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How Much More Deficit Reduction Do We Need?

November 1, 2012 at 9:03 PM

Our new analysis explains that policymakers could stabilize the public debt as a share of the economy over the coming decade by enacting $2 trillion more in deficit reduction.  Here’s the opening:

Some budget watchers are urging the President and Congress to enact $4 trillion in savings over the next ten years in order to address the deficit problem.  The $4 trillion figure has assumed something of a life of its own.  In fact, there is no single magic number.  For example, policymakers could achieve the most essential goal — stabilizing the public debt over the coming decade (that is, ensuring that the debt doesn’t rise faster than the economy and, thus, risk eventual economic problems) — by enacting $2 trillion in savings.


The fact that $2 trillion in additional deficit reduction is sufficient to stabilize the debt, rather than a larger amount, is due both to policies that the President and Congress have enacted over the last two years that have reduced deficits and to new Congressional Budget Office (CBO) economic and budget projections for the coming decade, which are more sanguine than earlier projections. . . .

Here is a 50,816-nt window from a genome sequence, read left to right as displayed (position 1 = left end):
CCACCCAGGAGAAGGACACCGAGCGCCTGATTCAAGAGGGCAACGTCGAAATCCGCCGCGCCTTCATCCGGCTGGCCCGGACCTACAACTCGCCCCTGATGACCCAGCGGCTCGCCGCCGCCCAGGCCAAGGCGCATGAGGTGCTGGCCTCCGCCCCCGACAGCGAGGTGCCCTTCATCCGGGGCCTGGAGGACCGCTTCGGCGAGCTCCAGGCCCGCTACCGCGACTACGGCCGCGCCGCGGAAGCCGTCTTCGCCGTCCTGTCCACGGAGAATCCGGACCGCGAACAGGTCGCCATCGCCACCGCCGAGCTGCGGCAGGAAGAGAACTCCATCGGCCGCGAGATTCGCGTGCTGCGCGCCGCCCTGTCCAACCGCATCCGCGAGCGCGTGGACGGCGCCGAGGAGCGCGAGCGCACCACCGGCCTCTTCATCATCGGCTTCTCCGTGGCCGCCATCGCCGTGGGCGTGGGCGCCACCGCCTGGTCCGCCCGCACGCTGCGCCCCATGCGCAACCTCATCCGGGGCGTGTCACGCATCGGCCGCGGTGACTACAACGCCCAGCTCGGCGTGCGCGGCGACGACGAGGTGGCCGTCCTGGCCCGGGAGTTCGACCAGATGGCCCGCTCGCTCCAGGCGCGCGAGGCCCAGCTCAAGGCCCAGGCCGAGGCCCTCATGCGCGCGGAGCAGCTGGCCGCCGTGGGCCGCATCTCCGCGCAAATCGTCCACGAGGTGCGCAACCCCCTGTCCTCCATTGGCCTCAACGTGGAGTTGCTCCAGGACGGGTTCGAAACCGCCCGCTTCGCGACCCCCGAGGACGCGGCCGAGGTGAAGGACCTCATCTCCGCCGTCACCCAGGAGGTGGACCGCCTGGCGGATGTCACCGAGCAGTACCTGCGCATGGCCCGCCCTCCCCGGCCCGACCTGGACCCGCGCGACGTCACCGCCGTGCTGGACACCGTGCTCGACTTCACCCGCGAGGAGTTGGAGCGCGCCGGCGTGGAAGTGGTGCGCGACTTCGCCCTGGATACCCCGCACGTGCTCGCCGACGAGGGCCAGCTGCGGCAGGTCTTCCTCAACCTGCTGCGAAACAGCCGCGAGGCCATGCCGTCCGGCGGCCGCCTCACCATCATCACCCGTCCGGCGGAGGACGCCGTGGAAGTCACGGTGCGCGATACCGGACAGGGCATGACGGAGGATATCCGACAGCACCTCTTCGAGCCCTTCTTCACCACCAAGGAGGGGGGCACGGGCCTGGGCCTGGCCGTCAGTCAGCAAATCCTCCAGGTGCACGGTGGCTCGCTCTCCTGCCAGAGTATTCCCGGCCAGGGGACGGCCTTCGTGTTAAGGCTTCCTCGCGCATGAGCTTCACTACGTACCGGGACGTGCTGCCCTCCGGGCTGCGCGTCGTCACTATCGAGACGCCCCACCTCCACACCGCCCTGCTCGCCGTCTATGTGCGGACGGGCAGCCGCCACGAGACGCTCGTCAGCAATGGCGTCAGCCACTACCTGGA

To be sure, achieving bipartisan agreement on $2 trillion in additional budget savings, which would stabilize the debt at about 73 percent of Gross Domestic Product (GDP) over the latter part of the decade (see graph), will present a serious challenge for policymakers.  This would produce a total of $3.7 trillion in deficit reduction, including the $1.7 trillion enacted last year, and entail revenue increases and program cuts reaching 1.8 percent of GDP by 2018.  That would make the overall package as large as the 1990 deficit-reduction agreement and larger than that of 1993 — the two big budget deals that played an important role in converting the large deficits of the early 1990s to four years of budget surpluses that began in 1998.

Click here for the full analysis.